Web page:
The aperture opening is very small,
about ten times smaller than the focal length of 50 mm.
It makes f-stop around f/10-f/11.
The typical range of f-stops a camera supports is f/1.8 – f/22, consisting of the following f-stops:
f/1.8, f/2.0, f/2.8, f/4, f/5.6, f/8. f/11, f/16, f/22
There are other f-stops, of course. Some cameras support f-stops up from f/1.4 down to f/32.
Do I need a lens that supports a bigger maximum aperture?
You have surely noticed that each lens name contains the maximum f-stop it supports. My Fujinon 35mm f/1.4, therefore, allows me to use f-stops up from f/1.4.
Such lenses are often called “fast” because they let you get more light into the camera without having to resort to slower shutter speeds. This is useful when, for example, you want to shoot an image without a tripod. The big aperture will allow enough light through the lens so you don’t have to use slower shutter speed and risk getting a blurred picture due to hand movement.
Fast lenses, however, tend to be among the most expensive so it’s important to consider whether investing in it will be worth for you.
F-stops and depth of field
In the introduction, I mentioned “depth of field” and its relation to aperture/f-stops. I have covered this topic extensively here.
In short, though, the aperture directly influences how much of your photograph will appear sharp. Big apertures in the range of f/1.4-f/5.6 create a shallow depth of field with just your object (or parts of it) appearing sharp. Small apertures (f/8-f/22) allow for a large depth of field where everything from foreground to background may be sharp.
F-Stop Chart Infographic
Since photographers are visual creatures, I put together the F-Stop Chart that graphically illustrates the different aspects of aperture and its relationship with the lens, F-stop, depth of field and light.
The size of the aperture in the F-Stop Chart does not represent the actual size of the aperture accurately. It is here to help you to visualize the relationship between different apertures. For example, the actual area of the aperture on 50mm lens at f/22 is only 4 square millimeters large. It would be impossible to illustrate such a tiny opening.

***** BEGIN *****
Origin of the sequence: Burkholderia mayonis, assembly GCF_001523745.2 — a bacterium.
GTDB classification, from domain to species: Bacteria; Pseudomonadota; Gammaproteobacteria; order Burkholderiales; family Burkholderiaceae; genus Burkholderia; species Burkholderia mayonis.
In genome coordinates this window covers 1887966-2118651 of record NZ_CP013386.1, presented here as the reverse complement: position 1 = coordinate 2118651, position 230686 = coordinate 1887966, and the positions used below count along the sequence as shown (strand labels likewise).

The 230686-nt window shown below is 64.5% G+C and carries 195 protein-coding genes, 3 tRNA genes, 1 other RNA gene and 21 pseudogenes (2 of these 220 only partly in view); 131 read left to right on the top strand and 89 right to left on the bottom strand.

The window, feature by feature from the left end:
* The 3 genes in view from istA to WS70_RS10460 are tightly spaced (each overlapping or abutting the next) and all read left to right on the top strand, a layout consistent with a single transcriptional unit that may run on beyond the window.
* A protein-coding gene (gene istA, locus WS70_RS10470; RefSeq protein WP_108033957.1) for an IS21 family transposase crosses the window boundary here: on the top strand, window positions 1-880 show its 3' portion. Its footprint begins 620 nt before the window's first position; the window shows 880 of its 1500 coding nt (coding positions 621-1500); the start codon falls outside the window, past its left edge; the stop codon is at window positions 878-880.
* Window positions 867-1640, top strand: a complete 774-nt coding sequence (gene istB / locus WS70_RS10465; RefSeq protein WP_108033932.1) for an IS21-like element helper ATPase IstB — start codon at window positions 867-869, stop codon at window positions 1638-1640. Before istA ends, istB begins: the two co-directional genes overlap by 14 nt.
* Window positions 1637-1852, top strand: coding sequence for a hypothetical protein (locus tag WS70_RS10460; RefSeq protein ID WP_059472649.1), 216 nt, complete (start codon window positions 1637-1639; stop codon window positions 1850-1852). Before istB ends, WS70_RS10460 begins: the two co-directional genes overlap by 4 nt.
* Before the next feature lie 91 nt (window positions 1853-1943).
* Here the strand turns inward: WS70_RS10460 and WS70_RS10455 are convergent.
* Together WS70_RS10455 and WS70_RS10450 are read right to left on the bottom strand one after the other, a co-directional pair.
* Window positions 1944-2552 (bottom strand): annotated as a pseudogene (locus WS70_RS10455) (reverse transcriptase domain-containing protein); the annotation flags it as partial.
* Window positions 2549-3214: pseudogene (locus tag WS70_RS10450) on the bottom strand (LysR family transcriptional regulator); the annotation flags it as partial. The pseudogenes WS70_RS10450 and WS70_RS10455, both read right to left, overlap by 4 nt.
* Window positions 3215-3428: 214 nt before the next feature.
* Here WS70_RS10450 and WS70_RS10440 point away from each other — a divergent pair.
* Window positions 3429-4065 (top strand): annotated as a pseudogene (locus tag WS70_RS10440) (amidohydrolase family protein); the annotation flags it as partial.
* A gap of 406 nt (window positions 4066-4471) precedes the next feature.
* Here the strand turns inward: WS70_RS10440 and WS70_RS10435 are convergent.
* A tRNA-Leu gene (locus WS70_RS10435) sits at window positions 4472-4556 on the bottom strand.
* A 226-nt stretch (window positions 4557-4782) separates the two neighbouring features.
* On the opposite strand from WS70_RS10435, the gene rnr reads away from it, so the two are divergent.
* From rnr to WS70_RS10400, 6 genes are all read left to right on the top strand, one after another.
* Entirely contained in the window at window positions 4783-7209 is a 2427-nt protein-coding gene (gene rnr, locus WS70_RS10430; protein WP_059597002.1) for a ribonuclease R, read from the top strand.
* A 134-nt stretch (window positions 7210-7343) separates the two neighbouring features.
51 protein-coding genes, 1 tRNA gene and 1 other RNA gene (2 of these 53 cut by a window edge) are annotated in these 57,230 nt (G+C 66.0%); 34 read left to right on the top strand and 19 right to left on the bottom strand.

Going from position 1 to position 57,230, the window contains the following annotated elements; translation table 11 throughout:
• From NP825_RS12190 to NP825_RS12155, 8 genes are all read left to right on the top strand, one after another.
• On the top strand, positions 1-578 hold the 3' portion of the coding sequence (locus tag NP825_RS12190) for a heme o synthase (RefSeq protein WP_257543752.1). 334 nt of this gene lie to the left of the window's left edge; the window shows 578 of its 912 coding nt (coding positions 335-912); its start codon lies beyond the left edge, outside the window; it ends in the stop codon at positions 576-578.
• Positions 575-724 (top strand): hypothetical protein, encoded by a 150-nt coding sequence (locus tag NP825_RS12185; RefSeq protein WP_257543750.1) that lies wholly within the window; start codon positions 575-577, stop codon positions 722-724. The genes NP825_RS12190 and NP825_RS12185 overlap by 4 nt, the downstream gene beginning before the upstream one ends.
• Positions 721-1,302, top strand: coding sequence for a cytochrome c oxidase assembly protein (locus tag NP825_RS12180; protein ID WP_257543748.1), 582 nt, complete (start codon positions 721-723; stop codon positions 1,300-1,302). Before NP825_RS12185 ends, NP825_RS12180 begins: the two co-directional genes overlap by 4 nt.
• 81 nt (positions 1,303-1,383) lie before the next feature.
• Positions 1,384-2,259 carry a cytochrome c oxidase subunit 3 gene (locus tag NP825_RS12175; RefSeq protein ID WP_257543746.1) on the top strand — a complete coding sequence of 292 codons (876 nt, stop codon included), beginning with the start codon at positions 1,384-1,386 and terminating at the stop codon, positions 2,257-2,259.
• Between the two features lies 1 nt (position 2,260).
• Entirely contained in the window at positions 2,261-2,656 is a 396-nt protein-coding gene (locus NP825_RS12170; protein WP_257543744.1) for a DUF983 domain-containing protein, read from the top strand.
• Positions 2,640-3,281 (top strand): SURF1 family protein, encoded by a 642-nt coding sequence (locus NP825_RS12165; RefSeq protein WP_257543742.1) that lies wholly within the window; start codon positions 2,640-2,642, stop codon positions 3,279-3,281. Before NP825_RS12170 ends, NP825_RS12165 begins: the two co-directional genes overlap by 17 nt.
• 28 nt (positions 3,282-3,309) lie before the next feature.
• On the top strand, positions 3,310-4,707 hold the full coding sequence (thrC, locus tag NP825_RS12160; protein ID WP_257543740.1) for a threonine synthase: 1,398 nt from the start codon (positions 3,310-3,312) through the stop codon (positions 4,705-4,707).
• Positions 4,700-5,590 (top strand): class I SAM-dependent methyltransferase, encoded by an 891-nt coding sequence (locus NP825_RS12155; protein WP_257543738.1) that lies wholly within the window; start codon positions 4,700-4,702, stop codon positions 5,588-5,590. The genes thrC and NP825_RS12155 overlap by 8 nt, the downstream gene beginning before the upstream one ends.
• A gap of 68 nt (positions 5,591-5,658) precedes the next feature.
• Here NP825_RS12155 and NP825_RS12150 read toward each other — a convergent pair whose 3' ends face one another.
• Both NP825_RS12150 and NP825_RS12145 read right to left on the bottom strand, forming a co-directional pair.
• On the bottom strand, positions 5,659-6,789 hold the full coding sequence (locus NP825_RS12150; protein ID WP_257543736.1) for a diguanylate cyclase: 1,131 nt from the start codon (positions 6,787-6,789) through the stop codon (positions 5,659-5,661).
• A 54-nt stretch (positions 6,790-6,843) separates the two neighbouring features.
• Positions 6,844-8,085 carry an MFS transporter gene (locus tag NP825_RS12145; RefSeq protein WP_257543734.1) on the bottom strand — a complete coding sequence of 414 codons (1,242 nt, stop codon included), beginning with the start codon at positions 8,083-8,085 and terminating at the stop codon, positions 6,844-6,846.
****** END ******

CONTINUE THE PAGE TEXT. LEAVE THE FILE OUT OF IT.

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Full Stop – 1/2 Stop – 1/3 Stop
Modern digital cameras allow us to change the aperture in a variety of increments, starting from full stop to one-third stop. For example, by changing the f-number from f/8 to f/9 we only reduce the amount of the light that passes through the lens by one-third. The F-Stop Chart displays the relationship between one-stop, half-stop and third stop increments.
Depth of Field (DOF)
Visual representation of the relationship between the Depth of Field (DOF) and the F-Stops. Bigger the aperture the shallower DOF. And as the aperture opening is getting smaller the Depth of Field gets wider.
Bigger the opening more light travel through the lens making our photographs brighter. The smaller opening results in less light and darker photos.
The sweet spot of a lens is the aperture value (f-stop number) that is considered to produce optimally sharp photos with the least amount of distortion and fringing and the best sharpness. It varies from one lens model to another.
Each lens is different but ingeneral the aperture range of f/5.6 – f/11 produces the sharpest and the cleanest images.
The sweet spot for my go-to lens Sony 16-70 f4 is f/8.
If you want to identify the sweet spot of your lens simply Google the query “Lens Model + Sweet Spot” and you will find the the “sweet spot” of your lens with ease.
Do you still find f-stops confusing?
It should be a bit clearer now, isn’t it? I realize just reading about it may not help you. So grab your camera and explore the range of f-stops it supports. Change no settings apart from the aperture and then analyze the results. Then go back to the article and it should already make sense.
If you still have any questions left, feel free to ask me in the comments below.